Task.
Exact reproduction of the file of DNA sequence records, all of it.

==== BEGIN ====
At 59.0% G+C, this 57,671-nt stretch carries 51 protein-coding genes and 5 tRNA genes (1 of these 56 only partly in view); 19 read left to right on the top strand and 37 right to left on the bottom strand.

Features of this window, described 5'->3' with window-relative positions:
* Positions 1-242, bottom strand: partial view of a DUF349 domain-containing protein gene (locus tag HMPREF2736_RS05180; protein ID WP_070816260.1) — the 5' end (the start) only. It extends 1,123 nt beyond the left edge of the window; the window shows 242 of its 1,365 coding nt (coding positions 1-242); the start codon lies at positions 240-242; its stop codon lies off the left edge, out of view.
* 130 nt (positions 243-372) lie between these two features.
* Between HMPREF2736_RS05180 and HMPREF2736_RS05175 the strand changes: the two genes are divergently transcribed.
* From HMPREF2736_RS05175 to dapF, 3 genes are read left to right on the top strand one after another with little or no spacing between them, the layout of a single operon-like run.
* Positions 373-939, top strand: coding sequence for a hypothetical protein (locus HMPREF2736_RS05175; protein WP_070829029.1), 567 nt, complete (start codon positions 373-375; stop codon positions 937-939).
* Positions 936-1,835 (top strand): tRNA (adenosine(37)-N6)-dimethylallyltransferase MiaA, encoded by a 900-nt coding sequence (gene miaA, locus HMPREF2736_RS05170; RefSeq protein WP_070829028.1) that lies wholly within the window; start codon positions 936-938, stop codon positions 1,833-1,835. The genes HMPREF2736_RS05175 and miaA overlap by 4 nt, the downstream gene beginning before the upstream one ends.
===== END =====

At 59.0% G+C, this 57,671-nt stretch carries 51 protein-coding genes and 5 tRNA genes (1 of these 56 only partly in view); 19 read left to right on the top strand and 37 right to left on the bottom strand.

Features of this window, described 5'->3' with window-relative positions:
* Positions 1-242, bottom strand: partial view of a DUF349 domain-containing protein gene (locus tag HMPREF2736_RS05180; protein ID WP_070816260.1) — the 5' end (the start) only. It extends 1,123 nt beyond the left edge of the window; the window shows 242 of its 1,365 coding nt (coding positions 1-242); the start codon lies at positions 240-242; its stop codon lies off the left edge, out of view.
* 130 nt (positions 243-372) lie between these two features.
* Between HMPREF2736_RS05180 and HMPREF2736_RS05175 the strand changes: the two genes are divergently transcribed.
* From HMPREF2736_RS05175 to dapF, 3 genes are read left to right on the top strand one after another with little or no spacing between them, the layout of a single operon-like run.
* Positions 373-939, top strand: coding sequence for a hypothetical protein (locus HMPREF2736_RS05175; protein WP_070829029.1), 567 nt, complete (start codon positions 373-375; stop codon positions 937-939).
* Positions 936-1,835 (top strand): tRNA (adenosine(37)-N6)-dimethylallyltransferase MiaA, encoded by a 900-nt coding sequence (gene miaA, locus HMPREF2736_RS05170; RefSeq protein WP_070829028.1) that lies wholly within the window; start codon positions 936-938, stop codon positions 1,833-1,835. The genes HMPREF2736_RS05175 and miaA overlap by 4 nt, the downstream gene beginning before the upstream one ends.